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Testing Guidance for March 2023 Patch Tuesday

Greg Lambert
March 15, 2023
2 minutes

Each month, the team at Readiness analyses the latest Patch Tuesday updates from Microsoft and provides detailed, actionable testing guidance. This guidance is based on assessing a large application portfolio and a detailed analysis of the Microsoft patches and their potential impact on the Windows platforms and application installations.

Given the large number of changes included in this March patch cycle, I have broken down the testing scenarios into a high risk and standard risk groups:

High Risk

Microsoft has a published several “high-risk” changes this month that have been included in the March Patch Tuesday release cycle. While all these changes may not lead to functionality changes, the testing profile for each of these updates should be mandatory:

  • Microsoft has updated how DCOM responds to remote requests as part of the recent hardening effort. This process has been underway since June 2021 (Phase 1), with an update in June 2022 (Phase 2) and now this month with all changes now implemented as mandatory. DCOM is a core Windows component used for communicating between services or processes. Microsoft has advised that this (and full deployment of past recommendations) will cause application-level compatibility issues. Microsoft has offered some support on what is changing and how to mitigate any compatibility issues as a result of these recent mandatory settings.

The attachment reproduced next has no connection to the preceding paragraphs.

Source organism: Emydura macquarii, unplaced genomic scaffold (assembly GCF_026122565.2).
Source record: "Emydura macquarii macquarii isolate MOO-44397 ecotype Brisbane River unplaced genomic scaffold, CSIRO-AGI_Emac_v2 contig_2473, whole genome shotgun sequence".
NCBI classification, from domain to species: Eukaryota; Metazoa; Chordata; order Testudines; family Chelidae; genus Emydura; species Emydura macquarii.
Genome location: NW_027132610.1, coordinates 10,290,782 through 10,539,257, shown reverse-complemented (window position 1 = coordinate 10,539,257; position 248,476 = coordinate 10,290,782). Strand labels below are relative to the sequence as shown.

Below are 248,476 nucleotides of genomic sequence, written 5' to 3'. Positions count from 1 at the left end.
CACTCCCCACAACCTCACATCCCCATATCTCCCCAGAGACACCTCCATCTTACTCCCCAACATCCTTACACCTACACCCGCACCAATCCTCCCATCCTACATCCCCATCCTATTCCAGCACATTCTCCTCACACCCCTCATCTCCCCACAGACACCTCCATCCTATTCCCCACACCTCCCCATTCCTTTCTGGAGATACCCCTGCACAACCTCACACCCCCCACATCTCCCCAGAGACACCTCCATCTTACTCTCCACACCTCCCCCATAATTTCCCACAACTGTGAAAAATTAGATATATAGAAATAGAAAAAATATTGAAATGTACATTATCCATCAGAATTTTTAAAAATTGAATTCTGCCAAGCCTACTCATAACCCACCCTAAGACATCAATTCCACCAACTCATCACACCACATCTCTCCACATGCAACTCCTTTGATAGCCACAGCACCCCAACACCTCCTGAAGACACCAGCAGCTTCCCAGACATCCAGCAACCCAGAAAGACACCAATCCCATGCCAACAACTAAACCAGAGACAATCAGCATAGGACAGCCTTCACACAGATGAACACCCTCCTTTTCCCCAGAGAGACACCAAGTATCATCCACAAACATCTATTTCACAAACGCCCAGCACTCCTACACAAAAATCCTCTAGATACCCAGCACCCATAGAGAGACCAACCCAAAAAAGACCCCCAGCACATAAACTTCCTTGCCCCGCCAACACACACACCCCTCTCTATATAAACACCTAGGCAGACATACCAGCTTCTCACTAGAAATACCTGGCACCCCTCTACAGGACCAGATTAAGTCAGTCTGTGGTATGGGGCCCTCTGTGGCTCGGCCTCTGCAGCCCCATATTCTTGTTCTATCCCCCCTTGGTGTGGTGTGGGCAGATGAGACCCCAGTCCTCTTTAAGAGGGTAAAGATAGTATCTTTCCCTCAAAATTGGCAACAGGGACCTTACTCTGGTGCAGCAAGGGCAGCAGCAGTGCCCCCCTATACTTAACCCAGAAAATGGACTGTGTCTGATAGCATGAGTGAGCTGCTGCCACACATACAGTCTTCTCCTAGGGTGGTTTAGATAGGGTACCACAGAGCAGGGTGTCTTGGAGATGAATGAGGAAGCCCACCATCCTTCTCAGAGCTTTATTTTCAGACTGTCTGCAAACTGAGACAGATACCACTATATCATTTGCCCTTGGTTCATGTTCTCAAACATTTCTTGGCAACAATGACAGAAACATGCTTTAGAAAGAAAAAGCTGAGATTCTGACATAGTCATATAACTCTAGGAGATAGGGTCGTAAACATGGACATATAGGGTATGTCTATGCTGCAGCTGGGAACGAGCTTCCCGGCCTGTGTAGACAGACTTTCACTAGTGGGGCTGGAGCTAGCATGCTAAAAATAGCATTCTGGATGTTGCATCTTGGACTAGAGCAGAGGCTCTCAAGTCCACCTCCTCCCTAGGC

• A major change to the core system file Win32kfull.sys has been included in this month’s March patch cycle as two functions (DrvPlgBlt and nf-wingdi-plgblt have been updated. Microsoft has advised there is no functional changes to these functions. Testing applications that depend on these functions will be essential before a full deployment of this month’s Patch Tuesday updates.

These scenarios will require significant application-level testing before a general deployment of this month’s update.

  • Bluetooth: Try adding and removing new Bluetooth devices. Stressing Bluetooth network devices would be highly advised.
  • Windows Network stack (TCPIP.SYS): Basic web surfing, “normal” file transfers and video streaming should be sufficient to test this month’s changes to the Windows networking stack.
  • Hyper-V: Try testing both Gen1 and Gen2 virtual machines (VM’s). Both types of machines should start, stop, shut down, pause, and resume successfully.

In addition these changes, Microsoft has updated a key memory function (D3DKMTCreateDCFromMemory) that affects two key system level Windows drivers (win32kbase.sys and win32kfull.sys). Unfortunately, in past updates to these drivers some users have BSOD SYSTEM_SERVICE_EXCEPTION errors. Microsoft has published a nice article on how to manage these issues – which we hope that you don’t have to resolve this month.

Greg Lambert

CEO, Product Evangelist
Greg Lambert is the CEO and product evangelist for Application Readiness Inc. Greg is a co-founder of ChangeBASE and has considerable experience with application packaging technology and its deployment.

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